Remember… they may forget your name and role but they will never forget how you made them feel.
Be sure you have their attention and they have their necessary (working) hearing aids when speaking to them. Turn off the T.V. or radio. Don't try to compete with other environmental noise.
Such as “Stop that!”, “Don’t do that!”. Rather, redirect the individual by saying “Come with me…” or “Let’s go for a walk”, or “I need your help. Can you come with me?”. Validate their feelings.
When communicating, you should first communicate through speaking to them. If this does not seem to work, use gestures plus speaking. For example, say “Come with me” at the same time you are beckoning them with a hand gesture. Finally, if all else fails, offer your hand for them to take and use touch. Do not grab someone’s arm first to get their attention. If something has caught their eye that you do not want them to see, camouflage that object or remove it from their field of vision.
Give one direction at a time and avoid long sentences. For example, “Sit down here” and tap the seat.
When approaching them, make sure you approach slowly from the front. Crouch down next to them if they are sitting in a wheelchair. Introduce yourself. Be careful not to startle.
Always give the individual time to respond to what you are asking (including during personal care). They may need time to register your request and then respond. Patience goes a long way.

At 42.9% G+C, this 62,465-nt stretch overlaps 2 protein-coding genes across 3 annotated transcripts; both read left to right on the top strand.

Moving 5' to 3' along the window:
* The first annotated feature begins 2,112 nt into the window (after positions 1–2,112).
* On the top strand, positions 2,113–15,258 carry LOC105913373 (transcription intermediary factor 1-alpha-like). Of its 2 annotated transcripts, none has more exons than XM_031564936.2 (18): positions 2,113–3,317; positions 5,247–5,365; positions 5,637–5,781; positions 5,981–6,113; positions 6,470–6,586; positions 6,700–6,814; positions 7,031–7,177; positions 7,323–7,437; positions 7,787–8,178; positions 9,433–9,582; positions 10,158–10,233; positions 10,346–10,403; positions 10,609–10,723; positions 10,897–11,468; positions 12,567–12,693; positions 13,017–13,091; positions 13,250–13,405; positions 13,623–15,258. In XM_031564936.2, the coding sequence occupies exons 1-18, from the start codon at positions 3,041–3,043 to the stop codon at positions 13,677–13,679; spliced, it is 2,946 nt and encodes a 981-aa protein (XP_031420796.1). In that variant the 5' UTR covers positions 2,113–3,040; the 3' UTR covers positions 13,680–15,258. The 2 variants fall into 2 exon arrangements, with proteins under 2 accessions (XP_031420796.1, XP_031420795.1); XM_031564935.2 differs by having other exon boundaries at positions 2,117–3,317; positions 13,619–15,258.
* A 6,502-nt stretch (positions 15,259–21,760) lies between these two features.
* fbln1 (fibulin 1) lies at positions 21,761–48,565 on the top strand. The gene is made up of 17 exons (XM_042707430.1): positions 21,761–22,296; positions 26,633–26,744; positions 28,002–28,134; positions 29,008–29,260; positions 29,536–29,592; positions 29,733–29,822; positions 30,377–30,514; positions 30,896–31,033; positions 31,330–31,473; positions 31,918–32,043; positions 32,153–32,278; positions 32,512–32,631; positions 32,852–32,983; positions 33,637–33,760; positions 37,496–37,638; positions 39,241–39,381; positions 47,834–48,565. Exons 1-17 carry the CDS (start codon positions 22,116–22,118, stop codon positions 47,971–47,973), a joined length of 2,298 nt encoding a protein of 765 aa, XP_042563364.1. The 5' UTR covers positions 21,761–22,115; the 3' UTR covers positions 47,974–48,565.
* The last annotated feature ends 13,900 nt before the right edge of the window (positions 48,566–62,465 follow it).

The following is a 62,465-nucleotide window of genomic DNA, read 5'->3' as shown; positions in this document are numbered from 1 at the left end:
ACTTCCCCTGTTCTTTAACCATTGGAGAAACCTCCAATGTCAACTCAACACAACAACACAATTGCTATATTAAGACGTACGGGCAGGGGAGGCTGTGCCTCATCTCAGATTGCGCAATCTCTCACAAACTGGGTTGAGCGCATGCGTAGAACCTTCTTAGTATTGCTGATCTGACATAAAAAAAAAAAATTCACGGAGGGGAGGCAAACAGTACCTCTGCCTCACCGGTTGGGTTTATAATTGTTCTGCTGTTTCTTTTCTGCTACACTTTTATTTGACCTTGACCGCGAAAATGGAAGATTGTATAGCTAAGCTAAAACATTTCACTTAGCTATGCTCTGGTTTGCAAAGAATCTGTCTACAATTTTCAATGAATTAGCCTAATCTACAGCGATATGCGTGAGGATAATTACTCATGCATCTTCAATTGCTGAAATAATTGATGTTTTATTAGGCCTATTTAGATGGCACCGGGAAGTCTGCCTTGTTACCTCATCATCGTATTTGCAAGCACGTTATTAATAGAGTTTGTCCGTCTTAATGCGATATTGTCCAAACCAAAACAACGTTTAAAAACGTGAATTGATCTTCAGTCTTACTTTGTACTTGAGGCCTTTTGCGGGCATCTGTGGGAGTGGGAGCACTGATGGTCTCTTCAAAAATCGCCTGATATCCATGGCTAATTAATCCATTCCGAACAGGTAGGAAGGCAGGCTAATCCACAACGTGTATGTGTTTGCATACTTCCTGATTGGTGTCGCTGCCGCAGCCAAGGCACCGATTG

In dementia care we always encourage independence as much as possible. If the person does not know how to feed themselves, then demonstrate the eating motion with a spoon/fork for them. If they still do not understand, then put your hand over their hand while they hold the spoon/fork and begin the motion of eating the food. Many times, once the rhythm is established, they will continue the motion and you can remove your hand.
Always assume the person can understand more than he/she can express. Never talk about them in front of them.
People with dementia are very sensitive to how you make them feel. If you are rushed or frustrated, they will pick up on this and express their frustration through a responsive behavior.
Speedometer by Guillaume Bahri; Listen by Rémy Médard; Hostility by Luis Prado; Happy by Tina Abi Hachem. The artists' work can be found at the Noun Project.